Re: [tsvwg] feedback and thoughts L4S / SCE

Sebastian Moeller <moeller0@gmx.de> Sun, 22 November 2020 14:46 UTC

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From: Sebastian Moeller <moeller0@gmx.de>
In-Reply-To: <alpine.DEB.2.20.2011201413100.26384@uplift.swm.pp.se>
Date: Sun, 22 Nov 2020 15:46:02 +0100
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References: <alpine.DEB.2.20.2011201413100.26384@uplift.swm.pp.se>
To: Mikael Abrahamsson <swmike=40swm.pp.se@dmarc.ietf.org>
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Subject: Re: [tsvwg] feedback and thoughts L4S / SCE
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Hi Mikael,

just as a data point, OpenWrt switched to fq_codel as default qdisc on all interfaces some years ago. I have no numbers how many OpenWrt devices are in the wild, and how many commercial home router OSes are based on sufficiently modern OpenWrt, but that is some use. The OpenWrt project also has no official counter of running instances but for example Qualcomm's QCA Software Development Kit (QSDK) is based on OpenWrt, so OpenWrt is more pervasive than one would naively assume. That said, the QDSK kernel seems to be quite old (at least Kernel major version 2 seems dead now), and I have no insight which features are back-ported to it.



> On Nov 20, 2020, at 14:33, Mikael Abrahamsson <swmike=40swm.pp.se@dmarc.ietf.org> wrote:
> 
> 
> Hi,
> 
> I'm trying to catch up on the work has been done, but I thought I'd give some thoughts / feedback on what I see:
> 
> https://github.com/heistp/l4s-tests
> 
> "L4S transports experience intra-flow latency spikes at RFC3168 bottlenecks, particularly with the widely deployed fq_codel"
> 
> FQ_CODEL isn't widely deployed.

	[SM] Given your lack of numbers about OpenWrt that is a pretty precise statement that is hard to prove or disprove. But for a change I actually agree that your intuition here, but I want to point out that it is a (likely) prediction and not a fact. It is important in this discussion to separate predictions from fact though, so let's be open about what we know and what we do not know.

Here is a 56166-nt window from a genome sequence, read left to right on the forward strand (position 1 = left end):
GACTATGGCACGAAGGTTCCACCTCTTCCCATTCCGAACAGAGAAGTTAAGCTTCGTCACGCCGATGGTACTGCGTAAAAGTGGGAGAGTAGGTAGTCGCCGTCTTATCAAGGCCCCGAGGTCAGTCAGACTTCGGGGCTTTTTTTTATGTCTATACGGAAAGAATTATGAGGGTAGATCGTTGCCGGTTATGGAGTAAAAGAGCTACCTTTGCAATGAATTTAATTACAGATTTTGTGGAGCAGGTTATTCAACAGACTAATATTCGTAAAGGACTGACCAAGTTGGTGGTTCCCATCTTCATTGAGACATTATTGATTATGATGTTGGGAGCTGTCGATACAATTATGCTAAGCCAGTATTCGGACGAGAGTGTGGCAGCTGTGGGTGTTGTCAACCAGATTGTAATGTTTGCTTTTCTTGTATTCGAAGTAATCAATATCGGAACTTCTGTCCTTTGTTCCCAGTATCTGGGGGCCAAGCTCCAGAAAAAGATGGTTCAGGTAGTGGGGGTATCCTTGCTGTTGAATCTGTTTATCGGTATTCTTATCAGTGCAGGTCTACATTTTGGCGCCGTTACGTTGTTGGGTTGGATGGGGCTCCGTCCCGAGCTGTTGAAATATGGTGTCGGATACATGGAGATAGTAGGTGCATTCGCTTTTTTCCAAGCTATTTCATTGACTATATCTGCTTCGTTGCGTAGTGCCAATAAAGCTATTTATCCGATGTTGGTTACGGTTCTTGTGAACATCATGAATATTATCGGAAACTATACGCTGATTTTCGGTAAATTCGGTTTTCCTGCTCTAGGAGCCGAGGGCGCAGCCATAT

> Yes, it's enabled in the linux kernel but very seldom at the bw chokepoint of the connection.

	[SM] Again a prediction, not a fact, as I said reasonably recent OpenWrt defaults to fq_codel on all interfaces (that support it) as well as on WiFi which with inceasing access rates more and more often becomes the true bottleneck (no numbers, as that is my prediction, based on my own experience).


> I do not agree with the above statement at all.

	[SM] Given our lack of hard numbers that is telling more about your  judgement than about reality.

> Thus any benchmarking vs FQ_ anything is invalid.

	[SM] And that is pretty harsh. Also unhelpful teminology, "irrelevant" I would accept, but invalid is simply the wrong quality to argue about. 


> What's mostly used today are typically simple FIFOs, sometimes diffserv enabled with multiple FIFOs.

	[SM] And here we are again at our lack of numbers... As before I share your intuition, but it is not a fact. 
"Fun" fact TCP Prague really is not at all suited to a FIFO world at all, as Pete demonstrated.

> 
> This means the tunnel argument against any FQ or non-FQ AQM is invalid.

	[SM] Again validity seems the wrong yardstick, but I take your point.


> I also doubt we'll see widely deployed FQ going forward because of the cost of doing this in hw (and most devices are hw accelerated).

	[SM] An often heard claim that suffers from the fact that that has simply never been tried at scale, so the cost argument reflects the status quo not necessarily actual economic "laws", no?


> 
> "Deployments of fq_codel
> The fq_codel qdisc has been in the Linux kernel since version 3.6 (late 2012) and is now in widespread use in commercial routers (e.g. Ubiquiti EdgeMAX and UniFi products)"
>